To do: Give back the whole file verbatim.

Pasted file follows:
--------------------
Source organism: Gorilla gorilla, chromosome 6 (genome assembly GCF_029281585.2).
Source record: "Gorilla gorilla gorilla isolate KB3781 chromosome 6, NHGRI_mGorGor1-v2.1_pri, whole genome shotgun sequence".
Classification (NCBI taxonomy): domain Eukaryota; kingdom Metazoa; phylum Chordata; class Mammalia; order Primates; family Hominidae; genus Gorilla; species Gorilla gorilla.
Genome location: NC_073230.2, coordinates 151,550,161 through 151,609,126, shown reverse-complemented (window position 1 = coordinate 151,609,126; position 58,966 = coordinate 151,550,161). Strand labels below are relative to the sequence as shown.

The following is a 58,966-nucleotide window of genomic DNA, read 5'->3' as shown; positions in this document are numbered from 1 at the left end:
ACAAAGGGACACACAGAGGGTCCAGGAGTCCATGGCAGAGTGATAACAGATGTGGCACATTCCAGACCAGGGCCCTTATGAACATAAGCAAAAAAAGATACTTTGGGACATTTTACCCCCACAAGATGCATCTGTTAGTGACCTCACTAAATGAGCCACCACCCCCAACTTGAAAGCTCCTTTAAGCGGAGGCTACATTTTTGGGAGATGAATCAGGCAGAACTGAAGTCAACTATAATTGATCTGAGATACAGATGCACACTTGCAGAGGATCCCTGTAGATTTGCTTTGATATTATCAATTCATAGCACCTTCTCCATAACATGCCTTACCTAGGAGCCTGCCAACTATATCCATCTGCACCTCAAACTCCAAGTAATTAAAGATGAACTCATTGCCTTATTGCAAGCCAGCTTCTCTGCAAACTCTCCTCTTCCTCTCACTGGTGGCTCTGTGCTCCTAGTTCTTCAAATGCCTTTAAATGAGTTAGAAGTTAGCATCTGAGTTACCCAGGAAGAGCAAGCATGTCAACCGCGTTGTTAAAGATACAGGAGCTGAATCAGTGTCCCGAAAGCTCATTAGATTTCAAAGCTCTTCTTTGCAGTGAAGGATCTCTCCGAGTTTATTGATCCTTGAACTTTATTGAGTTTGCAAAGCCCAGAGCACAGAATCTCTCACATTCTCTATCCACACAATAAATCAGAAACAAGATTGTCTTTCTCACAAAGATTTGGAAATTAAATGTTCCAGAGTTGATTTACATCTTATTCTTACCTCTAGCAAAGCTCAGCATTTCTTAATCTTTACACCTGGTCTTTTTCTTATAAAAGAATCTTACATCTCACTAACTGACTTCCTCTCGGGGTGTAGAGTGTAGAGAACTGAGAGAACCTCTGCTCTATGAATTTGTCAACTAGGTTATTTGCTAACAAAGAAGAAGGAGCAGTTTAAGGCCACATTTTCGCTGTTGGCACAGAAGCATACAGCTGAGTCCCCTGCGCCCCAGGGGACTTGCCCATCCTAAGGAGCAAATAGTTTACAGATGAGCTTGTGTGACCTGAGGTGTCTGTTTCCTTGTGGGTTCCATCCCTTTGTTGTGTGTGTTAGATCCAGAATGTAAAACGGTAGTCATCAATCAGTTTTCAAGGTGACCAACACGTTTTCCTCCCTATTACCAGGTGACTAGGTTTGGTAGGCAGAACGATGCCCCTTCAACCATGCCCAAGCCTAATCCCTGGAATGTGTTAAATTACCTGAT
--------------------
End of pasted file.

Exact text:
Source organism: Gorilla gorilla, chromosome 6 (genome assembly GCF_029281585.2).
Source record: "Gorilla gorilla gorilla isolate KB3781 chromosome 6, NHGRI_mGorGor1-v2.1_pri, whole genome shotgun sequence".
Classification (NCBI taxonomy): domain Eukaryota; kingdom Metazoa; phylum Chordata; class Mammalia; order Primates; family Hominidae; genus Gorilla; species Gorilla gorilla.
Genome location: NC_073230.2, coordinates 151,550,161 through 151,609,126, shown reverse-complemented (window position 1 = coordinate 151,609,126; position 58,966 = coordinate 151,550,161). Strand labels below are relative to the sequence as shown.

The following is a 58,966-nucleotide window of genomic DNA, read 5'->3' as shown; positions in this document are numbered from 1 at the left end:
ACAAAGGGACACACAGAGGGTCCAGGAGTCCATGGCAGAGTGATAACAGATGTGGCACATTCCAGACCAGGGCCCTTATGAACATAAGCAAAAAAAGATACTTTGGGACATTTTACCCCCACAAGATGCATCTGTTAGTGACCTCACTAAATGAGCCACCACCCCCAACTTGAAAGCTCCTTTAAGCGGAGGCTACATTTTTGGGAGATGAATCAGGCAGAACTGAAGTCAACTATAATTGATCTGAGATACAGATGCACACTTGCAGAGGATCCCTGTAGATTTGCTTTGATATTATCAATTCATAGCACCTTCTCCATAACATGCCTTACCTAGGAGCCTGCCAACTATATCCATCTGCACCTCAAACTCCAAGTAATTAAAGATGAACTCATTGCCTTATTGCAAGCCAGCTTCTCTGCAAACTCTCCTCTTCCTCTCACTGGTGGCTCTGTGCTCCTAGTTCTTCAAATGCCTTTAAATGAGTTAGAAGTTAGCATCTGAGTTACCCAGGAAGAGCAAGCATGTCAACCGCGTTGTTAAAGATACAGGAGCTGAATCAGTGTCCCGAAAGCTCATTAGATTTCAAAGCTCTTCTTTGCAGTGAAGGATCTCTCCGAGTTTATTGATCCTTGAACTTTATTGAGTTTGCAAAGCCCAGAGCACAGAATCTCTCACATTCTCTATCCACACAATAAATCAGAAACAAGATTGTCTTTCTCACAAAGATTTGGAAATTAAATGTTCCAGAGTTGATTTACATCTTATTCTTACCTCTAGCAAAGCTCAGCATTTCTTAATCTTTACACCTGGTCTTTTTCTTATAAAAGAATCTTACATCTCACTAACTGACTTCCTCTCGGGGTGTAGAGTGTAGAGAACTGAGAGAACCTCTGCTCTATGAATTTGTCAACTAGGTTATTTGCTAACAAAGAAGAAGGAGCAGTTTAAGGCCACATTTTCGCTGTTGGCACAGAAGCATACAGCTGAGTCCCCTGCGCCCCAGGGGACTTGCCCATCCTAAGGAGCAAATAGTTTACAGATGAGCTTGTGTGACCTGAGGTGTCTGTTTCCTTGTGGGTTCCATCCCTTTGTTGTGTGTGTTAGATCCAGAATGTAAAACGGTAGTCATCAATCAGTTTTCAAGGTGACCAACACGTTTTCCTCCCTATTACCAGGTGACTAGGTTTGGTAGGCAGAACGATGCCCCTTCAACCATGCCCAAGCCTAATCCCTGGAATGTGTTAAATTACCTGAT